Know not from whence he is - That you cannot perceive that he who has performed such a miracle must be from God.

30. The man answered, Herein is a marvellous thing, that ye know not from whence he is, and yet he hath opened mine eyes—He had no need to say another word; but waxing bolder in defense of his Benefactor, and his views brightening by the very courage which it demanded, he puts it to them how they could pretend inability to tell whether one who opened the eyes of a man born blind was "of God" or "a sinner"—from above or from beneath—and proceeds to argue the case with remarkable power. So irresistible was his argument that their rage burst forth in a speech of intense Pharisaism, "Thou wast altogether born in sins, and dost thou teach us?"—thou, a base-born, uneducated, impudent youth, teach us, the trained, constituted, recognized guides of the people in the things of God! Out upon thee! The opening of the eyes of the blind without the application of means rationally probable for the producing such an effect, nay, by the application of means which to all human reason seemed of a quite contrary tendency; and this cure wrought upon one who was not blind by some accidental cause, but by some defect in nature, who had been so from his mother’s womb, was so manifest an effect of the Divine power, as this poor man was astonished at it, that they should not understand that it was done by such a power, either immediately or mediately; especially considering the prophecy concerning the Messias, Isaiah 35:5,6, to which Christ refers John and his disciples for an evidence of it, Matthew 11:5.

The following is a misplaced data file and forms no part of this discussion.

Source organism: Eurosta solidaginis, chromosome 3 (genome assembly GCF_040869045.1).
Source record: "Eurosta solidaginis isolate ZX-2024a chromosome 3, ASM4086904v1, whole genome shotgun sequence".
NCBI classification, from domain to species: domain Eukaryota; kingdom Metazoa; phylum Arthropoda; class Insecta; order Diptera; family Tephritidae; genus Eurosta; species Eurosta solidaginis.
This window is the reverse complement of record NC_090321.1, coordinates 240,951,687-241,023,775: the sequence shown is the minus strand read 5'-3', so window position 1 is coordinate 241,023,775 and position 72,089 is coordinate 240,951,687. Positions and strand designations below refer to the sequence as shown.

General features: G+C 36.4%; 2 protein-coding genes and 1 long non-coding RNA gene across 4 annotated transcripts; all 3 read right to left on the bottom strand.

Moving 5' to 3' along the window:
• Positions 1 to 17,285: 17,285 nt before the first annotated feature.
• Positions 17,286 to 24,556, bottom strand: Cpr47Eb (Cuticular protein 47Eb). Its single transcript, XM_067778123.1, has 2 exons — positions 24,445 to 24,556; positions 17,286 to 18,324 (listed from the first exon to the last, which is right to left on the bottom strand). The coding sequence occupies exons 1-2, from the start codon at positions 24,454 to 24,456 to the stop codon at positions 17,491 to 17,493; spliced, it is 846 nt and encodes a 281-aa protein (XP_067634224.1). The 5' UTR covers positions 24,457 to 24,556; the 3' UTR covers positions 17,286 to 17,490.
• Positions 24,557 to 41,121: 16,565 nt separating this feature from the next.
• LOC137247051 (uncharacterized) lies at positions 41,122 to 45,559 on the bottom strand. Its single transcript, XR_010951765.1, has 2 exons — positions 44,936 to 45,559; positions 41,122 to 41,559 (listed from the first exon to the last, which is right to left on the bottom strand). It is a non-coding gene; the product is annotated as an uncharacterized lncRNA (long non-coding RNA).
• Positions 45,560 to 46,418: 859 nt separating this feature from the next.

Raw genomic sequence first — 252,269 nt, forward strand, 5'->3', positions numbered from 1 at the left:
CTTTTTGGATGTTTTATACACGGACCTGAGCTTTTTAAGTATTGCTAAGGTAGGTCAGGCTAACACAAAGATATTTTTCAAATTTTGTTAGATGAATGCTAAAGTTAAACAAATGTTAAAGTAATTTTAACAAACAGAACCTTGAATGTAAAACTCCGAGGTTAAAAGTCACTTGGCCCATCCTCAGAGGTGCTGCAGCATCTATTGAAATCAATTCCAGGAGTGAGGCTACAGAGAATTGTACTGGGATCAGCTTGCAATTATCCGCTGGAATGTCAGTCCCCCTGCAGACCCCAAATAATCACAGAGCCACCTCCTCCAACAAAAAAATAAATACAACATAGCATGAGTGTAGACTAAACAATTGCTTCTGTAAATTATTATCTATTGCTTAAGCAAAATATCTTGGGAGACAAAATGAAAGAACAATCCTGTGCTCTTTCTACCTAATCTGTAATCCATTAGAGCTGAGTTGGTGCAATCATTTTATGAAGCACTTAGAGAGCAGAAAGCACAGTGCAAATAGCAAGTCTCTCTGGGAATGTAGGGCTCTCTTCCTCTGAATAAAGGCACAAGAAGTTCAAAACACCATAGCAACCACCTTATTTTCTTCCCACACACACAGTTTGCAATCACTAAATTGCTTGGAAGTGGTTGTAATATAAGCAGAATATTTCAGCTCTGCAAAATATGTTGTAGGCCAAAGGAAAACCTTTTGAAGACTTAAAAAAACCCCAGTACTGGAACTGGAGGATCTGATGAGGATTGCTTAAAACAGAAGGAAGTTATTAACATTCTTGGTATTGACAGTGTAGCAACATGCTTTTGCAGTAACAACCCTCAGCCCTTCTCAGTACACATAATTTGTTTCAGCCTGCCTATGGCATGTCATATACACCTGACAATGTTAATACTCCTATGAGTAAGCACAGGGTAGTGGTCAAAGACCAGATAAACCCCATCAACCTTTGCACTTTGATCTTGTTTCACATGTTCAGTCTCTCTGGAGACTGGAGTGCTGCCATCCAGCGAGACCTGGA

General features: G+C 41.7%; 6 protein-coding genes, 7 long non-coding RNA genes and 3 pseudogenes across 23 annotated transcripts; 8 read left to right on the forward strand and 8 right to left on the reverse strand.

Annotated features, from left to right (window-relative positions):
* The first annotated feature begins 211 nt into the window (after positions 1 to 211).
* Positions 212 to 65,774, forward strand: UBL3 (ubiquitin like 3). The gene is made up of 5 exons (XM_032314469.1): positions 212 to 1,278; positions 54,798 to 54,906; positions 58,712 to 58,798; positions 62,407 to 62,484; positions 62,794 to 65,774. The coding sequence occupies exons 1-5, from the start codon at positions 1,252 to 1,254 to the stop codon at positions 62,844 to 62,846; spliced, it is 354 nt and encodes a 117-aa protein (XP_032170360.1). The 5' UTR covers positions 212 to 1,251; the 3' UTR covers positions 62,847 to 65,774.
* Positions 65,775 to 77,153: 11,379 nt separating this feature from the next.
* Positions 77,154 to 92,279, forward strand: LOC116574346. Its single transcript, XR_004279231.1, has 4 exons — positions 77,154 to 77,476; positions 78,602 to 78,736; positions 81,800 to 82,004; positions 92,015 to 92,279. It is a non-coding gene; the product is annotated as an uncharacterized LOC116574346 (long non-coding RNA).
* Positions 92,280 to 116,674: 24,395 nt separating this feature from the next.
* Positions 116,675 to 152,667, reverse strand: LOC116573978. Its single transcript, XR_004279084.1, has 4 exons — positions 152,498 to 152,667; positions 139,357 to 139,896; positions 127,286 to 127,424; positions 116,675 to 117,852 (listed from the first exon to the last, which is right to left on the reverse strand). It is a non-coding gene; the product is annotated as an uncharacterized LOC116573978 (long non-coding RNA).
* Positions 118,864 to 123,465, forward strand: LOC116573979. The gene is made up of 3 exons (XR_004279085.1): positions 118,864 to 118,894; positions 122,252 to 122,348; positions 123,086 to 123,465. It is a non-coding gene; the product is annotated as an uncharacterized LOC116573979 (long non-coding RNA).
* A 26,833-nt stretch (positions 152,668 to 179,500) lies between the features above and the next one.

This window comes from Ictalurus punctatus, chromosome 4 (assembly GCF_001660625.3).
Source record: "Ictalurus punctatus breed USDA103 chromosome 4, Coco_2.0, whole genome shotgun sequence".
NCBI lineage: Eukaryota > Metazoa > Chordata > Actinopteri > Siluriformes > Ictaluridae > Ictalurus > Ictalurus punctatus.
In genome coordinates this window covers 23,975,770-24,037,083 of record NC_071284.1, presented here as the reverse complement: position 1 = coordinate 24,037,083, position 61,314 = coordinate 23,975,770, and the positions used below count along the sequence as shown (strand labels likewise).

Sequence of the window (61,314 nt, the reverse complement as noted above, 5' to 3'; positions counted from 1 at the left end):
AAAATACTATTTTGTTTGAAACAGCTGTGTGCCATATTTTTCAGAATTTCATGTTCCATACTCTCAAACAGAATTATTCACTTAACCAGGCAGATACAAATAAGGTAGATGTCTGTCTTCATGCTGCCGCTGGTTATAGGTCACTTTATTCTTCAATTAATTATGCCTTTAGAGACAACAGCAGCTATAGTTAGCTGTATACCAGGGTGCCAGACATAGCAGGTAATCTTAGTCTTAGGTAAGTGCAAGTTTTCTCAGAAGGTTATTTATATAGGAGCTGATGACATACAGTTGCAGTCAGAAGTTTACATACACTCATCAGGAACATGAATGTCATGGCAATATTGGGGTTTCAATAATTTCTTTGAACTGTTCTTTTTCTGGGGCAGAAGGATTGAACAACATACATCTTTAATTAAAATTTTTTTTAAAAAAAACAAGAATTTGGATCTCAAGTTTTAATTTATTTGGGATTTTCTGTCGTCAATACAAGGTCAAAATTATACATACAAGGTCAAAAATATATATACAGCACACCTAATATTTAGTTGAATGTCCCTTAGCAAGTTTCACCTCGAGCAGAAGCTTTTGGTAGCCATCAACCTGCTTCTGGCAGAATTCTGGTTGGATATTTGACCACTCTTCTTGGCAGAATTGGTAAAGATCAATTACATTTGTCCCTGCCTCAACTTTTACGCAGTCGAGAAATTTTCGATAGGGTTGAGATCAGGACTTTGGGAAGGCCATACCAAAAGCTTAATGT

The man answered and said unto them,.... Very appropriately and pertinently,

why herein is a marvellous thing; strange and unaccountable,